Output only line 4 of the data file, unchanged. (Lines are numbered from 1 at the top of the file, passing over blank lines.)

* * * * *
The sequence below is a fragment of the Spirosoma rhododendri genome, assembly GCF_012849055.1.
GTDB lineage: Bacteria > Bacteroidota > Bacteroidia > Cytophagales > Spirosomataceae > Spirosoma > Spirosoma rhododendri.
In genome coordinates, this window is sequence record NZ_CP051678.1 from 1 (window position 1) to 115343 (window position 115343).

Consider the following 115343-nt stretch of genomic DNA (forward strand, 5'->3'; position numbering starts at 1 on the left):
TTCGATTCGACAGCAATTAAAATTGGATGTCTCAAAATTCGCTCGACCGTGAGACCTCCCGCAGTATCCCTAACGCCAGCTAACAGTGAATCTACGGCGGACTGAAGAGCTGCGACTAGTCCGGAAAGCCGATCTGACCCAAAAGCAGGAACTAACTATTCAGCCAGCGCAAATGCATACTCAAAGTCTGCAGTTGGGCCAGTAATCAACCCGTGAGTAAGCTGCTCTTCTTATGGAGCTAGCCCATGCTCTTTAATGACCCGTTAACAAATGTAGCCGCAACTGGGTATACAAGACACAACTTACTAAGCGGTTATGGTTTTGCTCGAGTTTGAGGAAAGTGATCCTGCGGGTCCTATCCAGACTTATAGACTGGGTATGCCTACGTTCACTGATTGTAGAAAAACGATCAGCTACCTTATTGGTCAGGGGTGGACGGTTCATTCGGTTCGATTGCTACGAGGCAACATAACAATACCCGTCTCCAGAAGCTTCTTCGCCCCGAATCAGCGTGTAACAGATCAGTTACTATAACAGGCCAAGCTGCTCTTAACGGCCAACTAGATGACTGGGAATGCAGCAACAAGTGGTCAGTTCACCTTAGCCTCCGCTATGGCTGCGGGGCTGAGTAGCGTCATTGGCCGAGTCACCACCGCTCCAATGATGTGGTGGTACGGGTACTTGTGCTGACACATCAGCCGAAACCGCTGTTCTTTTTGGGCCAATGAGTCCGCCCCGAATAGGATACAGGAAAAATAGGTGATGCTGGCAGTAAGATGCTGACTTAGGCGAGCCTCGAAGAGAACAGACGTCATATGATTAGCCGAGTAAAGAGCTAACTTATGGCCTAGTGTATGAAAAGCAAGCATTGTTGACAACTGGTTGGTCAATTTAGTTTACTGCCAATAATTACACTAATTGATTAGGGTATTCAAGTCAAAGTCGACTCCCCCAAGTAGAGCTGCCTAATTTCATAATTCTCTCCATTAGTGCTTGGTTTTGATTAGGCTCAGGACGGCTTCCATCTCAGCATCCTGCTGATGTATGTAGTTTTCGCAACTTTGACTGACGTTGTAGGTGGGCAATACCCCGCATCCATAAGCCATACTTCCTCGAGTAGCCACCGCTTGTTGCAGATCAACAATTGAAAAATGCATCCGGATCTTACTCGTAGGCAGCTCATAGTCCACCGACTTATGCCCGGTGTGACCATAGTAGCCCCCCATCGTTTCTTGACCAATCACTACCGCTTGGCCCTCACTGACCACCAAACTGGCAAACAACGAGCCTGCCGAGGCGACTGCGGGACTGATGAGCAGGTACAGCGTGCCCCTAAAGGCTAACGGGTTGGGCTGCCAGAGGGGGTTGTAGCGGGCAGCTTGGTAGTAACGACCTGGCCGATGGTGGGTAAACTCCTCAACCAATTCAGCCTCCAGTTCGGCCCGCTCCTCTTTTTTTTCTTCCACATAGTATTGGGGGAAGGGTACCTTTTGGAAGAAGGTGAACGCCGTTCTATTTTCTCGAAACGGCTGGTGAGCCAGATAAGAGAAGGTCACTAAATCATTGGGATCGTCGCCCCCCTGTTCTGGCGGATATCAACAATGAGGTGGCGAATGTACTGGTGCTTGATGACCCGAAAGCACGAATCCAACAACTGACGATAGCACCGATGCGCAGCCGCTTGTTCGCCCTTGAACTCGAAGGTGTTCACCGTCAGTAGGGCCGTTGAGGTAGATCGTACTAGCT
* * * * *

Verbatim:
Consider the following 115343-nt stretch of genomic DNA (forward strand, 5'->3'; position numbering starts at 1 on the left):